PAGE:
China's breach of Taiwan buffer zone seen raising risk of clash

TAIPEI • China is ratcheting up the risk of military confrontation in the Taiwan Strait, as it seeks to deter Taipei from continuing to deepen ties with the US and other like-minded democracies.

People's Liberation Army (PLA) aircraft repeatedly breached the median line between Taiwan and the Chinese mainland last week, in the latest of a series of military exercises in the area.

The Chinese pilots signalled a willingness to continue the practice, telling Taiwanese personnel who tried to warn them away that "there is no median line", the Taipei-based China Times newspaper reported last Friday, citing unnamed military officials.

The report was widely circulated by Chinese state media, with the PLA's Eastern Theatre Command responding to one post by urging citizens to "discard any illusions and prepare to fight".

The PLA Air Force separately released a video last Saturday showing H-6 bombers making a simulated strike on a runway that looked similar to one at Anderson Air Force Base in Guam, a key staging area for any US support for Taiwan.

"The risks of war are rising considerably, and redrawing the map over the median line in the Taiwan Strait is a very obvious step by Beijing to not only raise the pressure, but also justify use of force," said Mr Malcolm Davis, a former defence adviser to the government and now a senior analyst at the Australian Strategic Policy Institute in Canberra.

"These aggressive probes are perhaps designed to provoke the Taiwanese air force to 'shoot first' and then Beijing has all the justification it needs."

Taiwan President Tsai Ing-wen last week hosted US Undersecretary of State Keith Krach and a Japanese delegation in Taipei, in the latest show of international support for her government. The officials attended the funeral on Saturday of Taiwan's first democratically elected president, Mr Lee Teng-hui, whose policies towards Beijing were at the centre of the last big military showdown between China and the US in the strait in the late 1990s.

Beijing regards the island as part of its territory, and reserves the right to annex it by force, even though the two sides have been ruled separately for more than 70 years and have deep social and economic ties.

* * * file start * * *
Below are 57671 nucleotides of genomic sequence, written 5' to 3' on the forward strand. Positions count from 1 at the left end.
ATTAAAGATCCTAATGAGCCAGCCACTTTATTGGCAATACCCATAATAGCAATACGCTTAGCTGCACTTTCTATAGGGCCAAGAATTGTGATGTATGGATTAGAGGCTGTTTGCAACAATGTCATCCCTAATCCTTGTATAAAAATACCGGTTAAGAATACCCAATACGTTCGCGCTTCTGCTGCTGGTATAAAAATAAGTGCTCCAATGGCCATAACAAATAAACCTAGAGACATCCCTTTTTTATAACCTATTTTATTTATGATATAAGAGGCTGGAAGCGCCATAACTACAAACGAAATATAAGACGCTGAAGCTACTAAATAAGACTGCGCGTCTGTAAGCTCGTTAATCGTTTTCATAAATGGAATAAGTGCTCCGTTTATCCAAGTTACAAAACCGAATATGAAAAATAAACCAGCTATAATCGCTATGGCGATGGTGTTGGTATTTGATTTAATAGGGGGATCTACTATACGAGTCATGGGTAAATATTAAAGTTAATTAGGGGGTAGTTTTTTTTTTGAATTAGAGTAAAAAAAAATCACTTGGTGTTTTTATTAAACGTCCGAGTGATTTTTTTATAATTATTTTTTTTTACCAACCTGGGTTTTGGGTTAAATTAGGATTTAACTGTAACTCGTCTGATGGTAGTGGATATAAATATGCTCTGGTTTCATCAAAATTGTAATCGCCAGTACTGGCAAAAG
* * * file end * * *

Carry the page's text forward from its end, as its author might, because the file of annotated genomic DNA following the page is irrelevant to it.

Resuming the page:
Ms Tsai, who views Taiwan as a sovereign nation, has courted greater military and economic support from Washington since her election in 2016.

The incursions across the median line, which the US established in 1954 to prevent a conflict, signal Chinese President Xi Jinping's displeasure with the Trump administration's overtures to Taiwan.

Nineteen Chinese warplanes, including fighter jets and bombers, crossed the centre line last Saturday, according to Taiwan's Defence Ministry.

Taiwan scrambled fighters and deployed an air-defence missile system, following similar action the day before. Chinese military aircraft have crossed the median line five times since March last year, after respecting the buffer zone for two decades.

The incursions across the median line, which the US established in 1954 to prevent a conflict, signal Chinese President Xi Jinping's displeasure with the Trump administration's overtures to Taiwan.

China's "scenario-based" military exercises in the Taiwan Strait were intended to promote the island's "security and sovereignty", Senior Colonel Ren Guoqiang, a Defence Ministry spokesman, told reporters in Beijing on Friday.

Col Ren blamed the United States and Taiwan for "frequently stirring up trouble".

Such military incursions can help planners learn about a target's defence capabilities, divert attention from an actual strike or put political pressure on a rival. For Mr Xi, they also serve to galvanise domestic public opinion around his leadership at a time of economic and geopolitical unease.

Research fellow Su Tzu-yun at the Institute for National Defence and Security Research in Taipei said the incursions were aimed at whipping up nationalistic fervour at home, adding: "Beijing manipulates nationalism. Especially in the face of internal contradictions, nationalism can shift the focus and pressure. There is a greater risk of escalation and a military confrontation occurring, but currently it doesn't benefit Beijing to do so."

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A version of this article appeared in the print edition of The Straits Times on September 22, 2020, with the headline 'China's breach of Taiwan buffer zone seen raising risk of clash'. Print Edition | Subscribe